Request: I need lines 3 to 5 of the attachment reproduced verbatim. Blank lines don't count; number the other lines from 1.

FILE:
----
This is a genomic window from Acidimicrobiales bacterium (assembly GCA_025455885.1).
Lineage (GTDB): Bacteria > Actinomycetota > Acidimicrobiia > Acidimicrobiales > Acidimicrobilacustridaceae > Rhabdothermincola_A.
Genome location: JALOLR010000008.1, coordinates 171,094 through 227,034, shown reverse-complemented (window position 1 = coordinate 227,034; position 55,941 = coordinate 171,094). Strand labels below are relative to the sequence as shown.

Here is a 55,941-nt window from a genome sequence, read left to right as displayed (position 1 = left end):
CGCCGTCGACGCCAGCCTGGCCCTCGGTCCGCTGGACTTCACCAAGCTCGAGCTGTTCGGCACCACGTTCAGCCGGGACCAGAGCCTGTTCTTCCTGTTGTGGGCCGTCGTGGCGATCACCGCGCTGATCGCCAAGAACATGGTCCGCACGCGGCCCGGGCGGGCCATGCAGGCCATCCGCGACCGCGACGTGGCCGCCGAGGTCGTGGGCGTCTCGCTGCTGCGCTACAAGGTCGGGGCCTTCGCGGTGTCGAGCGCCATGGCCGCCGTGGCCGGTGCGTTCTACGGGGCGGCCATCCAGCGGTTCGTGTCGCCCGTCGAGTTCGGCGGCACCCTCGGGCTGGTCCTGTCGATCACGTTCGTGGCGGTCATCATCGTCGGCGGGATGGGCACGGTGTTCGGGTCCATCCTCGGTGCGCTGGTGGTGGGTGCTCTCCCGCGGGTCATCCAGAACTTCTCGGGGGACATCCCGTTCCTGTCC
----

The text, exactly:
Genome location: JALOLR010000008.1, coordinates 171,094 through 227,034, shown reverse-complemented (window position 1 = coordinate 227,034; position 55,941 = coordinate 171,094). Strand labels below are relative to the sequence as shown.

Here is a 55,941-nt window from a genome sequence, read left to right as displayed (position 1 = left end):
CGCCGTCGACGCCAGCCTGGCCCTCGGTCCGCTGGACTTCACCAAGCTCGAGCTGTTCGGCACCACGTTCAGCCGGGACCAGAGCCTGTTCTTCCTGTTGTGGGCCGTCGTGGCGATCACCGCGCTGATCGCCAAGAACATGGTCCGCACGCGGCCCGGGCGGGCCATGCAGGCCATCCGCGACCGCGACGTGGCCGCCGAGGTCGTGGGCGTCTCGCTGCTGCGCTACAAGGTCGGGGCCTTCGCGGTGTCGAGCGCCATGGCCGCCGTGGCCGGTGCGTTCTACGGGGCGGCCATCCAGCGGTTCGTGTCGCCCGTCGAGTTCGGCGGCACCCTCGGGCTGGTCCTGTCGATCACGTTCGTGGCGGTCATCATCGTCGGCGGGATGGGCACGGTGTTCGGGTCCATCCTCGGTGCGCTGGTGGTGGGTGCTCTCCCGCGGGTCATCCAGAACTTCTCGGGGGACATCCCGTTCCTGTCC